Exemplary different epichlorhydrin cross-linked cellulose pulps which can be used in the absorbent layer of the invention include the following:

______________________________________                              Suction                     Beating  height                     (revolu- (mm/10Pulp        Pulp Treatment                     tions)   min)______________________________________Bleached SulfateBirch Pulp  Untreated pulp                      500     36                     1000     25                     2000     7.5Bleached SulfateBirch Pulp  10% epichlorhydrin                     1000     51                     2000     31                     4000     12Bleached SulfateBirch Pulp  20% epichlorhydrin                     1000     88                     2000     50                     4000     20Bleached SulfatePine Pulp   Untreated pulp                     1000     40                     2000     12                     4000     6Bleached SulfatePine Pulp   10% epichlorhydrin                     1000     69                     2000     51                     4000     25Bleached SulfatePine Pulp   20% epichlorhydrin                     1000     76                     2000     74                     4000     37Unbleached SulfatePine Pulp   Untreated pulp                     2000     28                     4000     8                     7000     <5Unbleached SulfatePine Pulp   5% epichlorhydrin                     1000     85.5                     2000     63                     4000     46                     7000     17Unbleached SulfatePine Pulp   10% epichlorhydrin                     1000     140                     2000     118                     4000     82                     7000     43Bleached SulfiteSpruce Pulp Untreated pulp                      500     19                     1000     10                     2000     5Bleached SulfiteSpruce Pulp 10% epichlorhydrin                      500     53                     1000     33.5                     2000     16Bleached SulfiteSpruce Pulp 20% epichlorhydrin                     1000     66                     2000     28                     4000     11______________________________________

Table I shows that the suction height values vary with the treatment and the degree of beating. It is apparent from Table I that none of the untreated pulps gives an acceptable suction height, exceeding 50 mm/10 min, regardless of the extent of beating. However, when the pulps are treated with at least 10% epichlorhydrin or more, and are beaten from 500 up to at most about 4000 revolutions in a PFI mill, a suction height exceeding 50 mm/10 min is obtained.

The absorbent layer can be composed of entirely of cross-linked cellulose fluff having the required suction height. However, it may sometimes be satisfactory if only part of the absorbent layer, that portion closest to the wound, is made of such material. If the material will transfer the body fluid away from the wound area, then the necessary distribution is obtained even if the remainder of the layer remote from the wound and to which the body fluid is thus transported is not made of such fluff. In this case, however, the thickness of the layer of cross-linked cellulose fluff should be at least 1/3 the thickness of the entire absorbent layer.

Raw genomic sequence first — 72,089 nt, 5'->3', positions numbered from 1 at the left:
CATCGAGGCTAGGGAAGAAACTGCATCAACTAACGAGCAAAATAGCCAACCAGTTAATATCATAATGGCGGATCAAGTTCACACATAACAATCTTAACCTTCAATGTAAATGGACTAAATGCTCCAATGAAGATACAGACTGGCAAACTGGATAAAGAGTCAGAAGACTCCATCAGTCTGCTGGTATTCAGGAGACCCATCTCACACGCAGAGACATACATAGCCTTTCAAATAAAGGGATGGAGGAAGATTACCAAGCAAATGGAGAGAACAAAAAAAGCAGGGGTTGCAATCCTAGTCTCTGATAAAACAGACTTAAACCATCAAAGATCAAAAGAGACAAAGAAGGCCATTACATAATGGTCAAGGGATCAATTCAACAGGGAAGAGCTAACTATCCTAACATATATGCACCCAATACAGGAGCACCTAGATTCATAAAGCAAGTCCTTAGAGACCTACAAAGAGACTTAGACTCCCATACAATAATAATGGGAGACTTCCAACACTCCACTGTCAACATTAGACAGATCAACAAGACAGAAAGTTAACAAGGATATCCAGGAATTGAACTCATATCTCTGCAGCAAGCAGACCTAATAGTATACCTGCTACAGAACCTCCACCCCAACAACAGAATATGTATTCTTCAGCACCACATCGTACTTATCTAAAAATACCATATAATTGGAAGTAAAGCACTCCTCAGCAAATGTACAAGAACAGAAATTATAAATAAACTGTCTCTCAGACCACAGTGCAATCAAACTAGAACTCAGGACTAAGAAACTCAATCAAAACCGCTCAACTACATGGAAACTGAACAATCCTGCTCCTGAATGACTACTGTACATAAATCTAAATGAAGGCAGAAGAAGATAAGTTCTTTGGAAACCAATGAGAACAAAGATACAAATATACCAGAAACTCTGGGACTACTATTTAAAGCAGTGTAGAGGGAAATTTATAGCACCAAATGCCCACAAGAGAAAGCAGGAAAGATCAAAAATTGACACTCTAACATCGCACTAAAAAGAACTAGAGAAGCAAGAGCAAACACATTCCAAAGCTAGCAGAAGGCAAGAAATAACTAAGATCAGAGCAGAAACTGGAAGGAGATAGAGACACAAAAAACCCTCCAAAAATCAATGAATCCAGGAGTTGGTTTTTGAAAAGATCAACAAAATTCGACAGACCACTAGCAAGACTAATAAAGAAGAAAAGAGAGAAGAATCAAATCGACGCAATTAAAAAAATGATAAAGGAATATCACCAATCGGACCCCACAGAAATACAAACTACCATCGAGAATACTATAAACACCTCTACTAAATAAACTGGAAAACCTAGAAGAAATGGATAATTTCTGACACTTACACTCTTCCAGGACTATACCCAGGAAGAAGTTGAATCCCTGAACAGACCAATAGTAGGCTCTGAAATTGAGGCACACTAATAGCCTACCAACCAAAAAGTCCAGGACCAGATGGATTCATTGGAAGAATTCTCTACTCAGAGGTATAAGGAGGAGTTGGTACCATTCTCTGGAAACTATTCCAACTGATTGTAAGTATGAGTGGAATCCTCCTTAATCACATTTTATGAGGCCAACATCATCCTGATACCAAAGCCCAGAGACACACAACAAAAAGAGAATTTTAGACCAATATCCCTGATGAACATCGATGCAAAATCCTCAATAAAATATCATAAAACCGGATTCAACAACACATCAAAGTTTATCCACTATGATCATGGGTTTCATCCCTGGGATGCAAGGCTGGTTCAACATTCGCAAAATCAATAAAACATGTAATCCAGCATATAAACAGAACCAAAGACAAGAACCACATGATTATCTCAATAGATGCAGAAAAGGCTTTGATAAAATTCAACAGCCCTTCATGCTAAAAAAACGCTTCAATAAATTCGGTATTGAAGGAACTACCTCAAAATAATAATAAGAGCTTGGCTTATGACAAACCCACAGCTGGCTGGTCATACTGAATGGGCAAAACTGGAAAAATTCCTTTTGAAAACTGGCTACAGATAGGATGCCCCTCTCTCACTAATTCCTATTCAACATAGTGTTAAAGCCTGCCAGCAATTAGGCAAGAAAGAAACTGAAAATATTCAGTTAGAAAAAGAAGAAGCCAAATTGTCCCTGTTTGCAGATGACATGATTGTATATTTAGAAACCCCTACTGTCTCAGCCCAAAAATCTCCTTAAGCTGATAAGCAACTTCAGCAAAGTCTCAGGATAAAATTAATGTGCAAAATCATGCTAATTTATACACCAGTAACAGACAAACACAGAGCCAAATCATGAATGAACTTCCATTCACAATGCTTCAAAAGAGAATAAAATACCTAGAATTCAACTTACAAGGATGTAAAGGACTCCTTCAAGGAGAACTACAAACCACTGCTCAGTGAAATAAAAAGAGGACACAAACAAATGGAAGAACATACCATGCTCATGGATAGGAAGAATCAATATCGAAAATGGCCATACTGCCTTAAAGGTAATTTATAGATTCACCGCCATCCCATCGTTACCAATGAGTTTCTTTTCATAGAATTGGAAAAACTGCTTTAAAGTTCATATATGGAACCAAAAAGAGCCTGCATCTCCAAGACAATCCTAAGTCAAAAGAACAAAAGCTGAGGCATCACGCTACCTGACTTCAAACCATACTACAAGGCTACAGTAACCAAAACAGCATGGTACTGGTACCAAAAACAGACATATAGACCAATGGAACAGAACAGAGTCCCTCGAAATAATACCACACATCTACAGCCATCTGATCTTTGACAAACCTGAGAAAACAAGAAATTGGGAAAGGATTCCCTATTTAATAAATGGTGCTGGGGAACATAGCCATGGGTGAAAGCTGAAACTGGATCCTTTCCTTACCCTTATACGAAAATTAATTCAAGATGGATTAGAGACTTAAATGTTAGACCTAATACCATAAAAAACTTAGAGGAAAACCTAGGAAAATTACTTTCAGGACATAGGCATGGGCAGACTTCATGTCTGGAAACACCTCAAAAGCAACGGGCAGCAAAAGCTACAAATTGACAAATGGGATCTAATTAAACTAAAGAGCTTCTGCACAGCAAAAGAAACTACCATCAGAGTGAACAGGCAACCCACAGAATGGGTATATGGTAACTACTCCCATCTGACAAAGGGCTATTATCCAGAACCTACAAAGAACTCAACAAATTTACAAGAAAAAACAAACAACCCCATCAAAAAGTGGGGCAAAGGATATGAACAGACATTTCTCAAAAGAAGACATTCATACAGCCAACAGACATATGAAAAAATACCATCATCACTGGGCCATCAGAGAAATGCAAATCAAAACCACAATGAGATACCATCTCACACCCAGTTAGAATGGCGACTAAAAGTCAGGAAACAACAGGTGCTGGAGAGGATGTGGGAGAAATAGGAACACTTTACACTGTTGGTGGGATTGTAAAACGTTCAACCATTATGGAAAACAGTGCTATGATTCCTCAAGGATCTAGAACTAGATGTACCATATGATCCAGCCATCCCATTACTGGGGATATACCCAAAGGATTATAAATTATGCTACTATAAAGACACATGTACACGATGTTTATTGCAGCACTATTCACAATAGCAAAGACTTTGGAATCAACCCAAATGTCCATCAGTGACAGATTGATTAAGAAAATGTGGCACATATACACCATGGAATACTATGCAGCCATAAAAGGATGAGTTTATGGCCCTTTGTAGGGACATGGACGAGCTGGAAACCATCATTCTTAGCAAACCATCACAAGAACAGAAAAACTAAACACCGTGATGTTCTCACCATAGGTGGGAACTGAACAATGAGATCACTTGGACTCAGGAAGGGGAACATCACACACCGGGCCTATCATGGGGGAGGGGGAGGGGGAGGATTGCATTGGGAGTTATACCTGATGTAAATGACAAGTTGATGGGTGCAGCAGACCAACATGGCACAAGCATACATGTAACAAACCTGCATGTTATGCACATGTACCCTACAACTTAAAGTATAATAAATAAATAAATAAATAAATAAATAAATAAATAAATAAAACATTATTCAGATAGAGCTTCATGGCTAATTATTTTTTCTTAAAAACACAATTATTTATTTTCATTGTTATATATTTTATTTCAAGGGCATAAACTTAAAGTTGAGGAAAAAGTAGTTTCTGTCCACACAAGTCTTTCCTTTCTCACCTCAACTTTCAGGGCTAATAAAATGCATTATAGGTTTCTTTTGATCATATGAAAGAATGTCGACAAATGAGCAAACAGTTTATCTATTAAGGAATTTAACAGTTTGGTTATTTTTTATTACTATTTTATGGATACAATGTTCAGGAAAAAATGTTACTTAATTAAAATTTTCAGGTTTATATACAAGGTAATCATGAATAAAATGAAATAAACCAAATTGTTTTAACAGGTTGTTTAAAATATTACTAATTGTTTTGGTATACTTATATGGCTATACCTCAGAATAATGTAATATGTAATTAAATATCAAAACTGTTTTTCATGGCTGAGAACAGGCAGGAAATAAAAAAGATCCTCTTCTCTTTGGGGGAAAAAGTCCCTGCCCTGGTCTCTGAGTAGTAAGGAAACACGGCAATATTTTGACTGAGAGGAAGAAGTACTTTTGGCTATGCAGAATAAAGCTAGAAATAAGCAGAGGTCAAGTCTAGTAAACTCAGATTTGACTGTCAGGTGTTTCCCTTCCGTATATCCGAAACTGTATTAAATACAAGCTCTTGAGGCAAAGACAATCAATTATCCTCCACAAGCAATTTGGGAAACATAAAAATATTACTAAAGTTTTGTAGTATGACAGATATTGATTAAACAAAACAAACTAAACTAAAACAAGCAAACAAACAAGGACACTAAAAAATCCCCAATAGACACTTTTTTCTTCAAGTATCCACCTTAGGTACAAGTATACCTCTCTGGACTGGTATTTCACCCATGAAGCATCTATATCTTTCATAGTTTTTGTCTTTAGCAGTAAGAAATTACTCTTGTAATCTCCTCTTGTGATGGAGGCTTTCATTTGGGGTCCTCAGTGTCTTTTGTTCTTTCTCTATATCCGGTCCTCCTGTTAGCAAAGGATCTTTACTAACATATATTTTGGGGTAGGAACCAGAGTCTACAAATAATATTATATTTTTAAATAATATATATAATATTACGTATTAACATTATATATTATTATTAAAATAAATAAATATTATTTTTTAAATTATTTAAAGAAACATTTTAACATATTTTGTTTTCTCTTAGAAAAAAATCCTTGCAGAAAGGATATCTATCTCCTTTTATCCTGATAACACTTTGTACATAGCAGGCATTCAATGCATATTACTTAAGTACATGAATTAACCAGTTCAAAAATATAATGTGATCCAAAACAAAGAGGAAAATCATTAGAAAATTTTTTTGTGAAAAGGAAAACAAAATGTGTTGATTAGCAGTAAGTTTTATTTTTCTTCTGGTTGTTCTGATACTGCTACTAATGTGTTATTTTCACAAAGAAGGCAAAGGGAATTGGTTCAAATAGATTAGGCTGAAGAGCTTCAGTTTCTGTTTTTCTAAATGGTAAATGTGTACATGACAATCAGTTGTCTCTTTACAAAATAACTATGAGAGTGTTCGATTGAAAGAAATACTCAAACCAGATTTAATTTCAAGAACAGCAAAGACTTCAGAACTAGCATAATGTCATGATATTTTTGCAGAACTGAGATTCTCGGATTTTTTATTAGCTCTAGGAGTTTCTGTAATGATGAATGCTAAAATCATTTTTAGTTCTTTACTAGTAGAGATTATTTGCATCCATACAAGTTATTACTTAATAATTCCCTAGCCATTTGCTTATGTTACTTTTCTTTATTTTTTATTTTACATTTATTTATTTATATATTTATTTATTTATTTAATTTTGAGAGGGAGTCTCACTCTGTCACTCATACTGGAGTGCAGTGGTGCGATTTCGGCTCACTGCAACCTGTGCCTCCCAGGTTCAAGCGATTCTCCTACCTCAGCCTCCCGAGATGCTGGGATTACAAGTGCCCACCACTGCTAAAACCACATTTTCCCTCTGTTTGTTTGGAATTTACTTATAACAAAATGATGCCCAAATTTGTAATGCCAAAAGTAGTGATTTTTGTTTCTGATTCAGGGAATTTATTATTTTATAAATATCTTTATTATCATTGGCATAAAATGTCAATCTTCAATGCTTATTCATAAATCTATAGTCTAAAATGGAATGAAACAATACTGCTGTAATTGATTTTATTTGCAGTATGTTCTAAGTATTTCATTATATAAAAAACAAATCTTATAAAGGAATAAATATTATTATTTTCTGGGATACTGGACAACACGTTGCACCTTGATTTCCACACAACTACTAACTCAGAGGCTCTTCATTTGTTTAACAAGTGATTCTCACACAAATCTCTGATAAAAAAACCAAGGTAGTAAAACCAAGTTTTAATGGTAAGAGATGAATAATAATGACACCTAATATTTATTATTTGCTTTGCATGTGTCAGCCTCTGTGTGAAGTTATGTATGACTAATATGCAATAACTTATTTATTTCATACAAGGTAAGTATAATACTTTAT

It is also possible to mix with such cross-linked cellulose fluff another highly absorbent particulate material, such as dextran. This makes it possible to achieve the advantages of dextran, but at a lower cost, because of the dilution of this material with cross-linked cellulose fluff, so that only a small proportion of dextran needed, as compared to when all dextran is used. Moreover, the tendency of dextran to form a crust is avoided, because the dextran is interspersed with other material which is noncrust-forming. This makes possible a continued absorption of body fluid even after the material close to the wound has been fully saturated. In these circumstances, the absorption is accommodated by the cross-linked cellulose fluff fibers between the particles of dextran, and these fibers can also have a high capacity to absorb body fluid and transfer it deeper within the absorbent layer.

The alginates can also be used as the absorbent material. Moreover, inorganic absorbents can also be used, provided they have the required suction height, and are nontoxic and nonallergenic.

In addition, the absorbent layer can contain other additives, such as bactericides such as chlorhexidine, fungicides, and other microbicidal materials.

The dimensions of the absorbent body, the intermediate layer and the base layer are of course adapted to the size of the wound that is to be accommodated. In general, however, three sizes of absorbent layer are particularly useful:

(1) rectangular pillow shapes of 5×8×from about 1 to about 4 cms,

(2) rectangular pillow shapes of 8×10×from about 1 to about 4 cms,

(3) square pillow shapes 10×10×from about 1 to about 4 cms.

When using the body fluid absorbent bandages of the invention, it is not necessary to change the base layer or the intermediate foraminous sheet layer throughout the application of the bandage. The absorbent layer can however be changed as frequently as necessary, without disturbing the other two layers. Moreover, one can simply inspect the wound by removing the absorbent layer and looking through the foraminous sheet layer, if this is transparent as suggested or sufficiently foraminous that one can inspect the wound through the openings. Since the wound does not have to be touched in the exchange of a fresh absorbent layer for the saturated one, the replacement can be done by nonmedically trained staff. Moreover, the patient himself can carry out the necessary inspection and layer change, unlike other bandages utilizing particulate material which place it directly in the wound. Such material is difficult to remove without the aid of trained staff. At the same time, even using trained staff, the treatment of the wound is facilitated, because the bandage is easy to work with, and readily replaced.

The following Example in the opinion of the inventors represents a preferred embodiment of the invention:

EXAMPLE

The bandage illustrated is shown in FIGS. a and c of the drawings.